Immunohistochemical detection of p53 protein expression as a prognostic indicator in Wilms tumor
Article first published online: 19 OCT 2001
Copyright © 2001 Wiley-Liss, Inc.
Medical and Pediatric Oncology
Volume 37, Issue 5, pages 455–458, November 2001
How to Cite
Sredni, S. T., de Camargo, B., Lopes, L. F., Teixeira, R. and Simpson, A. (2001), Immunohistochemical detection of p53 protein expression as a prognostic indicator in Wilms tumor. Med. Pediatr. Oncol., 37: 455–458. doi: 10.1002/mpo.1229
- Issue published online: 19 OCT 2001
- Article first published online: 19 OCT 2001
- Manuscript Accepted: 16 APR 2001
- Manuscript Received: 7 NOV 2000
- FAPESP. Grant Number: 12683-8
- Wilms tumors;
Mutations of the tumor suppressor gene p53 are commonly found in several kinds of human cancer. In some types of neoplasms, accumulation of p53 protein has been reported to correlate with more aggressive clinical behavior. The role of p53 expression in Wilms tumors (WT) is not clear yet, but most studies have confirmed its correlation with anaplasia and advanced stage disease.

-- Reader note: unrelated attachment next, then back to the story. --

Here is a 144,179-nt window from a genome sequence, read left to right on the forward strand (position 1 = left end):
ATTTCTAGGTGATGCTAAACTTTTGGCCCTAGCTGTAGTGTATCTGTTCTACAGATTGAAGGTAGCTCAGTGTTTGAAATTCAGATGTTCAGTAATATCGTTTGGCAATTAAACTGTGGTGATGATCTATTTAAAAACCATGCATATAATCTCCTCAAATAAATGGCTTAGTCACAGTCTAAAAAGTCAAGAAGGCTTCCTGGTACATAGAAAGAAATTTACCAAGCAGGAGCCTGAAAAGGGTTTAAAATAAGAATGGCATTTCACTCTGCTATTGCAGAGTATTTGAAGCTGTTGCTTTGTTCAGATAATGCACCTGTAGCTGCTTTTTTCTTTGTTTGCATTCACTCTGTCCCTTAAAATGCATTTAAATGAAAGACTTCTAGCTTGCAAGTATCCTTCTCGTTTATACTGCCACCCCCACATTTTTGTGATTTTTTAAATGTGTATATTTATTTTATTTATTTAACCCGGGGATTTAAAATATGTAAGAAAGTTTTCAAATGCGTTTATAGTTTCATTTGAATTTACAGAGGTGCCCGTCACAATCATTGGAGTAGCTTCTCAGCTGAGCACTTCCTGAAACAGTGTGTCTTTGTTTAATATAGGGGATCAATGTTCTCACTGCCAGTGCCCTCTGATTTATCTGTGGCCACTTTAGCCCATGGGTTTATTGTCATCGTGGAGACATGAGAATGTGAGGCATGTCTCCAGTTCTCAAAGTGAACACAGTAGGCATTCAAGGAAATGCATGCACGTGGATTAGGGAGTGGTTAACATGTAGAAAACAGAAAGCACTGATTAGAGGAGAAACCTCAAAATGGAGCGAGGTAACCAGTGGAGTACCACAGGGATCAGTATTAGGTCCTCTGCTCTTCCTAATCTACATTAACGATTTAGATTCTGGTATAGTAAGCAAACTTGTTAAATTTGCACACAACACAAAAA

Ninety-seven WT were evaluated for p53 expression by immunohistochemistry in formalin-fixed parafin-embedded tissue and correlated with outcome. Tumors were classified as p53-Negative (p53-N) when no positivity was observed or only few cells showed weak positivity (0/1+) and p53-Positive (p53-P) when there was a diffuse and strong nuclear positivity (2+/3+).
p53-P was detected in 13 out of 97 tumors and was associated with disease relapse (39 vs.17%; P = 0.06) but not with anaplasia. Among p53-N patients only 5% had metastatic disease compared with 31% of the p53-P sample. (P = 0.038). Overall survival was 94% for patients with p53-N vs. 85% for patients with p53-P at 1 year (P = 0.34).
p53 expression in Wilms tumor detected by immunohistochemistry seems to be associated with advanced disease and relapse. Med Pediatr Oncol 2001;37:455–458. © 2001 Wiley-Liss, Inc.